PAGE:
UPDATE: Since this article published, Co.Design has learned that Aerochromics is not a real product. Inks that react to pollution exist, but the Aerochromics T-shirts themselves do not exist, and Nikolas Bentel did not receive assistance from Autodesk Applied Research Lab to develop the technology. Because Bentel misled us, we no longer stand by the facts of the story.—Eds
It's a great atmospheric Catch 22 that polluted air yields the most beautiful sunsets. The same paradox holds true for Aerochromics: a line of shirts whose patterns are awoken by carbon monoxide, particulates, and radiation in the air.
Part fashion, part activism, the project is the brainchild of designer Nikolas Bentel. It came out of a thought exercise in which Bentel imagined what the world would be like 20 years from now. One of the problems he saw was the worsening of air pollution around the world, and in the way the air quality index (AQI) for each city is measured—at stationary points. In reality, the actual pollution at a given place could be far worse, or better, depending on where an individual stands. "I am not a politician and I’m not an actor so my medium [to effect change] is designed objects," he says.
A more effective way to understand air pollution, he reasoned, was at the individual level. His speculative garments would essentially be a litmus test for air quality. When the air quality is good, they would be solid in color. When the air quality becomes unhealthy, as determined by the standards in the AQI, a pattern would materialize. The more polluted the air, the more pronounced the pattern.
Each of the three shirts would react to a different element in the air using a different type of ink—and the technology that enables these reactions has been around for a while. Over the course of "one long year," Bentel (with the assistance of the Autodesk Applied Research Lab) both developed his own recipes and looked to commercially available inks to yield the reactive patterns.
For carbon monoxide, Bentel looked to the ink used in common, low-tech household CO detectors and used the same substance—metal salts—in the fabric dye. As the dye comes in contact with carbon monoxide, a camouflage motif appears. As the ratio of oxygen to carbon monoxide increases, another chemical reaction takes place and the fabric returns to white.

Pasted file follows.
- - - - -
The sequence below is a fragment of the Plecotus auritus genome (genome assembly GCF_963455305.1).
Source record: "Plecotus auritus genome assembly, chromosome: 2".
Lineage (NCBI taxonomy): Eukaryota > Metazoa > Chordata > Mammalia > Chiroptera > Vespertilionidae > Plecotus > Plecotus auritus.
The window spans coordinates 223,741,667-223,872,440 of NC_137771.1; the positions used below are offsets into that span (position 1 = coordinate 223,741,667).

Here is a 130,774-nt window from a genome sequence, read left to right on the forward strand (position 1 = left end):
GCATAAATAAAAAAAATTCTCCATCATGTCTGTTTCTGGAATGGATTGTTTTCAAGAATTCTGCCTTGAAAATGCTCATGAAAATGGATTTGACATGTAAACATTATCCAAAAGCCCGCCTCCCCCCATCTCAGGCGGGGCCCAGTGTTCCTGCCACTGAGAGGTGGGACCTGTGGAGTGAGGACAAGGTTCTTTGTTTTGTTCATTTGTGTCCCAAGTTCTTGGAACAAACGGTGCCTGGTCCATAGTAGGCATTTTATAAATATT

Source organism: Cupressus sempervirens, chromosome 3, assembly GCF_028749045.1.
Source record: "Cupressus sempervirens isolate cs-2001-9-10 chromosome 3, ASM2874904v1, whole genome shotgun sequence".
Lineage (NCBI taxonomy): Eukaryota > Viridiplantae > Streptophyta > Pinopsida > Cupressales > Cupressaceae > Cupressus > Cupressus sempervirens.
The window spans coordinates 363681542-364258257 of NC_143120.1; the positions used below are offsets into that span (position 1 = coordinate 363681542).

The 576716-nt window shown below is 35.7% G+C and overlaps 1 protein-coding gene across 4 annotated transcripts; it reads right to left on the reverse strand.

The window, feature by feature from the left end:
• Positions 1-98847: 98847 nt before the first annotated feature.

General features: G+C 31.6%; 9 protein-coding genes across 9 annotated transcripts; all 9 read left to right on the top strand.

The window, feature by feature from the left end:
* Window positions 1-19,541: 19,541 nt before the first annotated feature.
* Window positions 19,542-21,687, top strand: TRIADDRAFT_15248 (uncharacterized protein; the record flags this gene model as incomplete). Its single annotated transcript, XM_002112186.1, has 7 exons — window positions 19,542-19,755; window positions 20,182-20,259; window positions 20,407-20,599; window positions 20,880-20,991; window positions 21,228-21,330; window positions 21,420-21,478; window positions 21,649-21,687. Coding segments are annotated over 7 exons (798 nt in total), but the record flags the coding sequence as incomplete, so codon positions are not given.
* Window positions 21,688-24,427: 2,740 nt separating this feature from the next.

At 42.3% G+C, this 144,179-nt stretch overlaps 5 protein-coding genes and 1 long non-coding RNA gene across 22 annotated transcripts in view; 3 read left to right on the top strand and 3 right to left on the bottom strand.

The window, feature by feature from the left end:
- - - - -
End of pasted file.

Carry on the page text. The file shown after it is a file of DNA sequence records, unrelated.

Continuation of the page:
For the particulate-matter detecting shirt ("particulates" can refer to anything tiny enough to become lodged in your lungs, like dust or exhaust, and is potentially harmful), Bentel embedded sensors in the shirt and a micro-controller in the collar. Small heat pads are woven throughout the shirt and when the sensors detect an unhealthy level of particulates, the micro-controller sends a signal for those pads to warm up, which activates a thermo-sensitive dye. Voila, a polka-dot pattern materializes. Since the heating dot pads are pretty thick, wearers don't notice a change in temperature.
The radiation-activated shirt, which is still under development, is the only one that doesn't return back to its original state after coming in contact pollutants. "One change is enough because you don’t want to get next to radioactivity often," Bentel says. Using a chemical indicator dye similar to what's in commercial radiation-detecting products, the shirt detects electron-beam radiation (the same radiation that's sometimes used to treat cancer).
Seeing your shirt come alive with patterns as you walk through a polluted area sounds horrifying, but that's the goal. "It’s definitely a little bit disconcerting, which is what gives the project a little bit more potency," Bentel says. Outrage-inducing awareness is the first step to positive change, right?
Bentel has priced the shirts at about $500 a pop (a too-expensive sum, he admits) to see what kind of demand exists. If you like the shirts' patterns more so than their party tricks, non-reactive versions are available for $90. Find them for sale at aerochromics.com.